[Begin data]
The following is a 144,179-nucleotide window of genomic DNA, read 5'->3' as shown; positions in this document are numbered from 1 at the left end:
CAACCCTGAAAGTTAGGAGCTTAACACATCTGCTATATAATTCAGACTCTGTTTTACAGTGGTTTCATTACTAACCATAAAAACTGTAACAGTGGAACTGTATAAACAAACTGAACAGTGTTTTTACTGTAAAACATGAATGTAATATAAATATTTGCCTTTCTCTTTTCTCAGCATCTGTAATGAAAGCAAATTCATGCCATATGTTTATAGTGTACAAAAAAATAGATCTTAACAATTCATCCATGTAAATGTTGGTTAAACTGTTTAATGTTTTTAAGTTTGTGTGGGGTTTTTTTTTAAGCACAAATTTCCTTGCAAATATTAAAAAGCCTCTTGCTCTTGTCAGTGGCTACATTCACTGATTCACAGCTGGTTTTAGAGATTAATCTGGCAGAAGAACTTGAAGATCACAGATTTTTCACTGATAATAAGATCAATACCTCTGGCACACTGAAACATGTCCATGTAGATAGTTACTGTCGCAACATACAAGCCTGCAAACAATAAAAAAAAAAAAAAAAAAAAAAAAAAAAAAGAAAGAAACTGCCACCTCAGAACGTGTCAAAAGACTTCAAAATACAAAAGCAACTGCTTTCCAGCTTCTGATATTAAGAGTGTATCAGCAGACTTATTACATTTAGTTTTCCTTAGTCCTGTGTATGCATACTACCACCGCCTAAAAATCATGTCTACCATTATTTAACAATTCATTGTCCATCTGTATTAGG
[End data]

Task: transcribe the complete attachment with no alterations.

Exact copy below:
The following is a 144,179-nucleotide window of genomic DNA, read 5'->3' as shown; positions in this document are numbered from 1 at the left end:
CAACCCTGAAAGTTAGGAGCTTAACACATCTGCTATATAATTCAGACTCTGTTTTACAGTGGTTTCATTACTAACCATAAAAACTGTAACAGTGGAACTGTATAAACAAACTGAACAGTGTTTTTACTGTAAAACATGAATGTAATATAAATATTTGCCTTTCTCTTTTCTCAGCATCTGTAATGAAAGCAAATTCATGCCATATGTTTATAGTGTACAAAAAAATAGATCTTAACAATTCATCCATGTAAATGTTGGTTAAACTGTTTAATGTTTTTAAGTTTGTGTGGGGTTTTTTTTTAAGCACAAATTTCCTTGCAAATATTAAAAAGCCTCTTGCTCTTGTCAGTGGCTACATTCACTGATTCACAGCTGGTTTTAGAGATTAATCTGGCAGAAGAACTTGAAGATCACAGATTTTTCACTGATAATAAGATCAATACCTCTGGCACACTGAAACATGTCCATGTAGATAGTTACTGTCGCAACATACAAGCCTGCAAACAATAAAAAAAAAAAAAAAAAAAAAAAAAAAAAAGAAAGAAACTGCCACCTCAGAACGTGTCAAAAGACTTCAAAATACAAAAGCAACTGCTTTCCAGCTTCTGATATTAAGAGTGTATCAGCAGACTTATTACATTTAGTTTTCCTTAGTCCTGTGTATGCATACTACCACCGCCTAAAAATCATGTCTACCATTATTTAACAATTCATTGTCCATCTGTATTAGG